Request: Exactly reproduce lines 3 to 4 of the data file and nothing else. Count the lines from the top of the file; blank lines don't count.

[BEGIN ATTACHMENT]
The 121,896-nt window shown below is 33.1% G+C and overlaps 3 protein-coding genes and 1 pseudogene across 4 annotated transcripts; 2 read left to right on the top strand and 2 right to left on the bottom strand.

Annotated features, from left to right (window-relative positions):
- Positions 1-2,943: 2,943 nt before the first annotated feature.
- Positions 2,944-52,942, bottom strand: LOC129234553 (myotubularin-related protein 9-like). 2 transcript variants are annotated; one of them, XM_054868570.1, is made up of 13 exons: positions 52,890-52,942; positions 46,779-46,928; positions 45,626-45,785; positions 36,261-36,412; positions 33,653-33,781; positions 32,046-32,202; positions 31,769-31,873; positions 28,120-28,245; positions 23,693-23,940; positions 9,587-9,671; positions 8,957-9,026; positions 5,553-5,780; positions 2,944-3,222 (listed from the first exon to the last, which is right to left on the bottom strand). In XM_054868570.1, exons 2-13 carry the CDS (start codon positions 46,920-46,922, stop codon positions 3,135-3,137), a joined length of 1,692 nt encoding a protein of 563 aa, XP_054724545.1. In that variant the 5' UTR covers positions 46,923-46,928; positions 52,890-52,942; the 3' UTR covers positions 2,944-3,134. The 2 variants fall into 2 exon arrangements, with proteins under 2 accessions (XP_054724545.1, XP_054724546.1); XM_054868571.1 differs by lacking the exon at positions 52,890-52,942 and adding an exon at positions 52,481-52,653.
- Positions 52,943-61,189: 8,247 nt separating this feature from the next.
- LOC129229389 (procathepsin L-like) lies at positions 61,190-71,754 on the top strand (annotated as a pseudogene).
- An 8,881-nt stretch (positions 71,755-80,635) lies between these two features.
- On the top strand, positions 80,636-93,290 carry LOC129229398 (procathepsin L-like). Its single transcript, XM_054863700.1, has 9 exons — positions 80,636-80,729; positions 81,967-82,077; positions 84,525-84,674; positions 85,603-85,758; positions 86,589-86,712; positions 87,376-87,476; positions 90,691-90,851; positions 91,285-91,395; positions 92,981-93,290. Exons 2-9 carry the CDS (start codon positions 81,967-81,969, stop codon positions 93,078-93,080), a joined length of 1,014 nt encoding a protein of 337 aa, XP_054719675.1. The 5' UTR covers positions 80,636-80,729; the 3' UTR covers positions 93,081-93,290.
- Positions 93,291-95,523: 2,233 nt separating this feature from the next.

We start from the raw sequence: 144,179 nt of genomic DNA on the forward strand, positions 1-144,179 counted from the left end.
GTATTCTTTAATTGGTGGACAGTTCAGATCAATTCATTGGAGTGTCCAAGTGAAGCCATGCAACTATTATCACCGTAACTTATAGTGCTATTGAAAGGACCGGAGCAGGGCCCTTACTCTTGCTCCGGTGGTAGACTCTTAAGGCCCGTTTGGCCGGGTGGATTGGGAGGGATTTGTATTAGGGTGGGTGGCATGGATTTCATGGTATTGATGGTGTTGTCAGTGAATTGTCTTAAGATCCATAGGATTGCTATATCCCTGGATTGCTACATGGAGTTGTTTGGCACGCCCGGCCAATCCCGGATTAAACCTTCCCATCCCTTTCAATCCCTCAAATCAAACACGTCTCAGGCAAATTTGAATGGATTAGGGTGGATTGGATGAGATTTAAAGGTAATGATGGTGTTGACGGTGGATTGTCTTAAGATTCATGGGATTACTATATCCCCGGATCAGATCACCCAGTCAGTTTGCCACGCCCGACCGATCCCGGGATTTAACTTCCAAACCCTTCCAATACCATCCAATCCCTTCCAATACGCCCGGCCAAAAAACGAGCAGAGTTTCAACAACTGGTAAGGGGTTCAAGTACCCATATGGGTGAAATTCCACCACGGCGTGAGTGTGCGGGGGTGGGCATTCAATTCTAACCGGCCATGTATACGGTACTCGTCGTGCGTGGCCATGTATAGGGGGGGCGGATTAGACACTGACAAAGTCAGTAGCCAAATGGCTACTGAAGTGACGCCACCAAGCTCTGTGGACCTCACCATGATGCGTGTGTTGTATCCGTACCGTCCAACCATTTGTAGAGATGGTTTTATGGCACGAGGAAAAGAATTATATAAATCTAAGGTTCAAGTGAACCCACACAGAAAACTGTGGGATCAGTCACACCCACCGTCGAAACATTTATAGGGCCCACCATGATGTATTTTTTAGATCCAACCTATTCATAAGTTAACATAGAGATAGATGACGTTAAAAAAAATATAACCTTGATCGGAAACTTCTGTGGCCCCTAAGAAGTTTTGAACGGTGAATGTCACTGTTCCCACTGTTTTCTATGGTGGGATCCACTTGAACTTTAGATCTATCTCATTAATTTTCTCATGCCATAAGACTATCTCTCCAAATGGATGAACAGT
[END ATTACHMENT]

- Positions 1-2,943: 2,943 nt before the first annotated feature.
- Positions 2,944-52,942, bottom strand: LOC129234553 (myotubularin-related protein 9-like). 2 transcript variants are annotated; one of them, XM_054868570.1, is made up of 13 exons: positions 52,890-52,942; positions 46,779-46,928; positions 45,626-45,785; positions 36,261-36,412; positions 33,653-33,781; positions 32,046-32,202; positions 31,769-31,873; positions 28,120-28,245; positions 23,693-23,940; positions 9,587-9,671; positions 8,957-9,026; positions 5,553-5,780; positions 2,944-3,222 (listed from the first exon to the last, which is right to left on the bottom strand). In XM_054868570.1, exons 2-13 carry the CDS (start codon positions 46,920-46,922, stop codon positions 3,135-3,137), a joined length of 1,692 nt encoding a protein of 563 aa, XP_054724545.1. In that variant the 5' UTR covers positions 46,923-46,928; positions 52,890-52,942; the 3' UTR covers positions 2,944-3,134. The 2 variants fall into 2 exon arrangements, with proteins under 2 accessions (XP_054724545.1, XP_054724546.1); XM_054868571.1 differs by lacking the exon at positions 52,890-52,942 and adding an exon at positions 52,481-52,653.